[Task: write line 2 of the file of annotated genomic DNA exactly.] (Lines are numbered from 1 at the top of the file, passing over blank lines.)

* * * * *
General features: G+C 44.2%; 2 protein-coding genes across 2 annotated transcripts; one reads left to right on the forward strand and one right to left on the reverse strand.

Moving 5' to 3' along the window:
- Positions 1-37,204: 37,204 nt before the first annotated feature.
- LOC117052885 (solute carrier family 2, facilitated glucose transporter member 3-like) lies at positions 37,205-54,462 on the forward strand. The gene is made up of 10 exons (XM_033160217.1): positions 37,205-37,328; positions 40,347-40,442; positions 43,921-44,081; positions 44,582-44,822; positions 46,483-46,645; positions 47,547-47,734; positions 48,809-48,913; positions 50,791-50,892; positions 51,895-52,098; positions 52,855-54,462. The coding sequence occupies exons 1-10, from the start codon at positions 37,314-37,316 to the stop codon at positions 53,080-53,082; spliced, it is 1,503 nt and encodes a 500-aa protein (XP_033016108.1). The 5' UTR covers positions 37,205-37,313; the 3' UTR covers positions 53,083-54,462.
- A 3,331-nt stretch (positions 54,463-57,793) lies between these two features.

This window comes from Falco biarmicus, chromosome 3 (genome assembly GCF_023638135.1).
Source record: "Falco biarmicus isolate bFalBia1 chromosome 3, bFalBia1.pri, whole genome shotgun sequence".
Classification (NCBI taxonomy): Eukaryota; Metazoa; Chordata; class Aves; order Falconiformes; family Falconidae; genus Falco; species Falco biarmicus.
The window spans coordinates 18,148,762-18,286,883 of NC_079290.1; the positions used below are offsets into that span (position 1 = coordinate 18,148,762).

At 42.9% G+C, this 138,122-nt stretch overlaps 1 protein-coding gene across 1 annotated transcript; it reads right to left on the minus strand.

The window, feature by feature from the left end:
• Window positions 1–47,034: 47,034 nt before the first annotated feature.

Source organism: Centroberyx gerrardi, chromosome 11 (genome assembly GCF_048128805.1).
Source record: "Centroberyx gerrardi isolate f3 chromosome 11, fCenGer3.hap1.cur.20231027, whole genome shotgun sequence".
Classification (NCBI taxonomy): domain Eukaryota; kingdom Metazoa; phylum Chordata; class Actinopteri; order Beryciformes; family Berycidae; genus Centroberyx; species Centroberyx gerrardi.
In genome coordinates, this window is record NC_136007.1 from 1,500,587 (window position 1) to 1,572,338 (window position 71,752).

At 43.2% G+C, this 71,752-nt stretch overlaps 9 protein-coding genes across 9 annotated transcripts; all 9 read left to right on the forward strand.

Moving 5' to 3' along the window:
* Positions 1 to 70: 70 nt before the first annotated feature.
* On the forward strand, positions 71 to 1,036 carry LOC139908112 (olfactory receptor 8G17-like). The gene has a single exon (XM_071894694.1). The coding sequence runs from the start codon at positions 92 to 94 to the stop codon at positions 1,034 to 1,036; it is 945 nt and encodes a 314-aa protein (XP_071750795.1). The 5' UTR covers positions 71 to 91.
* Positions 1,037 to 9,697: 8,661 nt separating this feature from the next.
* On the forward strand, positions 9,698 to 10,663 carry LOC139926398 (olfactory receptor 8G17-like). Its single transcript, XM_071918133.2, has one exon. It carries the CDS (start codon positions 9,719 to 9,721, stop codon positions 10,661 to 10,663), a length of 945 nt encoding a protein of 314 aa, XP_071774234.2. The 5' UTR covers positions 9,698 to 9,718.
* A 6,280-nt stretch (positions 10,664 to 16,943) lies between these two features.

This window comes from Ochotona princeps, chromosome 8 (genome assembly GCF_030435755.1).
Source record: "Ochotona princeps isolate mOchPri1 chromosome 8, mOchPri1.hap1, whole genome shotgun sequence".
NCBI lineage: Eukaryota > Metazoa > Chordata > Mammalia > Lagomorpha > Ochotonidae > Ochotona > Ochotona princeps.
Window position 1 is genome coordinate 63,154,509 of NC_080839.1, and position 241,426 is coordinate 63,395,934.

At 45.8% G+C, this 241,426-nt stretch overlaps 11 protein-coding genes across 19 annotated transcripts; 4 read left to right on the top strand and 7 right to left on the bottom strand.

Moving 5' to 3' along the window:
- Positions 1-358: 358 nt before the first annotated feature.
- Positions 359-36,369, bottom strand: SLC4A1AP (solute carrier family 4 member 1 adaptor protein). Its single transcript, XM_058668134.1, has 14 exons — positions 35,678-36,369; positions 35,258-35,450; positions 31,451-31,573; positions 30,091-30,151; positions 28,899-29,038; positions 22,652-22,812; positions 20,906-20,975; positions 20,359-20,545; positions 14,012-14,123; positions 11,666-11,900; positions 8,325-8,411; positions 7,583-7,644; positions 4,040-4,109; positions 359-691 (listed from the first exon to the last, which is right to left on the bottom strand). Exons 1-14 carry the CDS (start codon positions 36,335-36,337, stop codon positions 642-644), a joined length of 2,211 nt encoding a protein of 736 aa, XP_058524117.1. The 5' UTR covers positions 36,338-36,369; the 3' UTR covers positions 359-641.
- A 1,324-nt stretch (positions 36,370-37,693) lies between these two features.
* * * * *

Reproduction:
Moving 5' to 3' along the window: